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Summertime Language Interventions

 At Home And In The Community 

Emily Gavitt, M.S., CCC-SLP

When you think “summer”, images of the beach, cookouts, and days by the pool come to mind. While summer is filled with sun and fun, there are also lots of opportunities for language based activities especially if you know where to look. For Complex Learners, continuing to expose our students to a variety of language helps maintain their academic growth and helps them apply the skills they have learned to new contexts and environments. By continuing to foster language development over the summer, students arrive back at school in September set up for a successful year with functional and meaningful language connections related to their own life experiences. 

So, how can you provide your child with critical summertime language interventions? Read below for some tips from Wolf’s Speech and Language Pathologist, Emily Gavitt, to get you started!

Shared Book Reading

While school might be out, schedules are still an important part of your child’s day. Have a specific set time carved in your schedule for reading (e.g., while dinner is being prepared or directly before bedtime). Specifically, shared book reading or the act of sharing a book aloud with a child or group of children where the focus is on a conversation about the book versus just reading it, is a key opportunity to help your child’s language. 

Why Participate In Shared Book Reading?

Shared book reading provides your child an opportunity to work on skills that are critical for their academic success. Shared book reading provides opportunities for joint attention between caregiver and child, helps your child practice conversational skills, turn-taking, nonverbal communication, perspective-taking and more, boosts your child’s vocabulary. In addition, it helps improve their oral narrative skills, reading and writing abilities, visual-perceptual skills (which are required to track print while reading), knowledge of appropriate syntax and phonological awareness.

Ways to engage in Shared Book Reading

When you and your child are participating in a shared book be sure to ask open-ended questions (e.g., Why do you think he did that?”) versus close-ended questions (e.g., “Did you like the book?”). Pause reading and ask the child what they think will happen next or relate the events of the story to your own personal experiences and ask the child if they can make any connections with the characters/plot. Ask them what they think an unfamiliar word may mean based on how it is used in the sentence and relates to the pictures. You can also have fun with it by creating different voices for the characters or acting out the scenes described within the story.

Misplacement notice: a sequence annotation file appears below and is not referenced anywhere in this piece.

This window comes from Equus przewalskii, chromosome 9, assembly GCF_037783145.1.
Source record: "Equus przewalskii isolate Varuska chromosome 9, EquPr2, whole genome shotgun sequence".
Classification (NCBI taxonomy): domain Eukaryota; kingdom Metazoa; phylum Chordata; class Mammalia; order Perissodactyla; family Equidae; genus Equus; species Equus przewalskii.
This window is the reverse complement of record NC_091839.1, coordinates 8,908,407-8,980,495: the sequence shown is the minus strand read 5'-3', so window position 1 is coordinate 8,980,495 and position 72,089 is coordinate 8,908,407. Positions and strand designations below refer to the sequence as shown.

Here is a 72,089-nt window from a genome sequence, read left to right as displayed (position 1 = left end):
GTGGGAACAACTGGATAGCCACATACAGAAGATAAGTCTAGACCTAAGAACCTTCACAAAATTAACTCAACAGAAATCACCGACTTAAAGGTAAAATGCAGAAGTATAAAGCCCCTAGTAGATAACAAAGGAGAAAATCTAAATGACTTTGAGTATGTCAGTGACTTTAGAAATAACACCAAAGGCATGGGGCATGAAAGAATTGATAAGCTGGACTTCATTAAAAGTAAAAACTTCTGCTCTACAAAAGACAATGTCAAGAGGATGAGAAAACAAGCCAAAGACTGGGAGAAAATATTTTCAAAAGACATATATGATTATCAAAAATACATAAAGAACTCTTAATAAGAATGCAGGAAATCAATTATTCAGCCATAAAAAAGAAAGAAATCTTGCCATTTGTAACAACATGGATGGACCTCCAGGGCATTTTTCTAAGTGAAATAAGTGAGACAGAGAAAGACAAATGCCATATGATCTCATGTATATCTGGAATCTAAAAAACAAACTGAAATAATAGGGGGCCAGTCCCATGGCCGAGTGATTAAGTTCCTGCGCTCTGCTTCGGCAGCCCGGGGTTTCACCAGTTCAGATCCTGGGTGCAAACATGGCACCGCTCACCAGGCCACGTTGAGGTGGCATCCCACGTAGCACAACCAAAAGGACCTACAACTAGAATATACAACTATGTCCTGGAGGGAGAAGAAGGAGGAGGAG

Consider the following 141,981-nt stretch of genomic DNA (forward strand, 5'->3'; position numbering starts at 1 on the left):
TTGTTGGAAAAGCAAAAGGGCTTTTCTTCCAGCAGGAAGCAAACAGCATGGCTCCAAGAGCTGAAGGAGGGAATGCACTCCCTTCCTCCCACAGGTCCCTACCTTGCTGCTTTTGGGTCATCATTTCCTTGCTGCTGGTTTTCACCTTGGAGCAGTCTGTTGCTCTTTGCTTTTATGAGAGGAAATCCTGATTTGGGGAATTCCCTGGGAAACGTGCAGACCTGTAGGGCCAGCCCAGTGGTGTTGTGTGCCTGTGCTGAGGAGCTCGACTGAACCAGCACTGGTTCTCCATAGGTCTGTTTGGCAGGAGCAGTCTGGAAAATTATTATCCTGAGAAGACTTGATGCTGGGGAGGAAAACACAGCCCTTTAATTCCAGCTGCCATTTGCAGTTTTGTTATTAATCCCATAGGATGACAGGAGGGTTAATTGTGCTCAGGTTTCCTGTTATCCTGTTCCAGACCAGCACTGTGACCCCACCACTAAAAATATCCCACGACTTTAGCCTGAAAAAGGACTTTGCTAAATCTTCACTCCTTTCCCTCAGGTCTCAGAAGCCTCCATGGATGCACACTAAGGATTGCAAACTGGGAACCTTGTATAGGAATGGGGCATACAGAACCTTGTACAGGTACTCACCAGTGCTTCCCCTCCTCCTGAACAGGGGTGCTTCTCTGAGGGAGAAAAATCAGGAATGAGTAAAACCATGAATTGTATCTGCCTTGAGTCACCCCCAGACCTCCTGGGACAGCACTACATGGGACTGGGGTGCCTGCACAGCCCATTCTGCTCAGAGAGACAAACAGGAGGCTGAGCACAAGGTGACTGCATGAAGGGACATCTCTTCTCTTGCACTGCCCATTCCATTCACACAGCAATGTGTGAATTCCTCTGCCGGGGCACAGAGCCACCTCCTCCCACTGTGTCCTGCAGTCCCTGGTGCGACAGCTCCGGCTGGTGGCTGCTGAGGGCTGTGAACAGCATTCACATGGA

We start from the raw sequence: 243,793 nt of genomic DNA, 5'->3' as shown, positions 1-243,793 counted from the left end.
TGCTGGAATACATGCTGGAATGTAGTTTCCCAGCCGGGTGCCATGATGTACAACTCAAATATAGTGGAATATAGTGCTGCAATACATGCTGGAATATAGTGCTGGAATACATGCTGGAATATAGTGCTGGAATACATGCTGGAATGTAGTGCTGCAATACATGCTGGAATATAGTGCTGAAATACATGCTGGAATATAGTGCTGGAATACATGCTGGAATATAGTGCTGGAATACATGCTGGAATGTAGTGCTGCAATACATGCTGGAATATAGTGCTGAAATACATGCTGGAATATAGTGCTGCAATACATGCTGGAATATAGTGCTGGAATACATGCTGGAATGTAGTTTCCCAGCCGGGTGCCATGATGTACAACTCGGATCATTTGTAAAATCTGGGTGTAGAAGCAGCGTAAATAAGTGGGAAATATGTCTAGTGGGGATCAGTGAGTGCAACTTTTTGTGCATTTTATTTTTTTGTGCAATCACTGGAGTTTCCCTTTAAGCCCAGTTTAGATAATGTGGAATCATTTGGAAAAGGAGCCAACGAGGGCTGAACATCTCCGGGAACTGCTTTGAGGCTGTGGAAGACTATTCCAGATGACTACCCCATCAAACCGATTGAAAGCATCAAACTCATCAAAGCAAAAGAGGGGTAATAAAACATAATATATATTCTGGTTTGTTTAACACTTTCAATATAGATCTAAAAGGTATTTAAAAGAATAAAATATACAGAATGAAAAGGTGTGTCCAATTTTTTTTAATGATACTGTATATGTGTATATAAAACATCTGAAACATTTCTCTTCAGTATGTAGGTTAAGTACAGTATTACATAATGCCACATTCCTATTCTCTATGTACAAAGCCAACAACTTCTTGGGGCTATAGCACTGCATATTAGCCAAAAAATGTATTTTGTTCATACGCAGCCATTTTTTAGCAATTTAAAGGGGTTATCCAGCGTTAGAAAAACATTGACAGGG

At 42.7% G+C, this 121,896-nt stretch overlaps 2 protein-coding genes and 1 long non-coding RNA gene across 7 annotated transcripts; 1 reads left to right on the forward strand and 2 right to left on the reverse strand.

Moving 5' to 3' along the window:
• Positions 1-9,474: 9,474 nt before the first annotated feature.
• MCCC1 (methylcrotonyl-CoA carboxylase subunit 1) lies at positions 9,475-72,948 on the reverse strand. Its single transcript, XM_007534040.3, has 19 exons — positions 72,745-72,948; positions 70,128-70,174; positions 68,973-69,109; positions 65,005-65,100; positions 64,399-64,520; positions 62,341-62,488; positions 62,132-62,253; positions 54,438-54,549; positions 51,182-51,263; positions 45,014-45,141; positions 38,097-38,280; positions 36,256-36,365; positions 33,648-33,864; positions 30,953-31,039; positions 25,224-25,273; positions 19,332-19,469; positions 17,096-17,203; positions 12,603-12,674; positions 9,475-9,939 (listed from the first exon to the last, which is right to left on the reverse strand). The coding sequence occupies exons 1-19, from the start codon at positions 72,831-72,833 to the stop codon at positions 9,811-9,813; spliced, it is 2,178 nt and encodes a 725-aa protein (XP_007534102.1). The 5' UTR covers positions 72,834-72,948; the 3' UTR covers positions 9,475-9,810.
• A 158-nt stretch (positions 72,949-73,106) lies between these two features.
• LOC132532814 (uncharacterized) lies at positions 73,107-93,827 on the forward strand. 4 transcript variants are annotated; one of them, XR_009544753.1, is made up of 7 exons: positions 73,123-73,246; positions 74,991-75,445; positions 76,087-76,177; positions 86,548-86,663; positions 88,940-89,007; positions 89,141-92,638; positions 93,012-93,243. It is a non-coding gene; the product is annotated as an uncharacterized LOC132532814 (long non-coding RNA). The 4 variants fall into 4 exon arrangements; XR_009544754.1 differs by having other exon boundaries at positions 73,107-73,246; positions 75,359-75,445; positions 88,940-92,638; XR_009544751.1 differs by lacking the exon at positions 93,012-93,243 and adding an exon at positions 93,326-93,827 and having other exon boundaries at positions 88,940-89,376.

Screen Free Opportunities

Set screen-free times every day to work on conversation skills while talking about your days using pausing to reflect on what is being said, expanding utterances (e.g., “I didn’t like that” to “I didn’t like the hotdog because of the mustard on it”). 

Have your child help with grocery shopping, cooking, or chores to target executive functioning (e.g, Which aisle would you search for crackers?”), sequencing (e.g., first grab the bucket, then add, cleaner, mix with water), phonological awareness for unfamiliar words in ads around the community.

End the day with practicing oral narrative skills and sequencing at dinner where you take the opportunity to ask open-ended questions about that day’s summer activities. 

Take Language Outdoors

Head out into the community and have your child increase their interactions with unfamiliar listeners such as waiters/waitresses, librarians, and cashiers to practice social language.

After seeing a new movie, ask what’s one thing they would have changed about the story, or why they think a specific character acted the way they did. Finally, head into nature and talk about what you see on hikes, at the beach, or while traveling (e.g., what you need to bring with you and make a list, what it sounds like, smells like, what do you hear and why).


Most importantly – play! Play sparks imagination and provides your child a natural opportunity to practice social skills, problem-solving, perspective-taking, and descriptive language.

We all want to set our children up for success in the coming school year while still ensuring their summer is filled with fun! With these simple ways to integrate language development and practice, your child won’t even realize they’re working on their communication skills all summer long!

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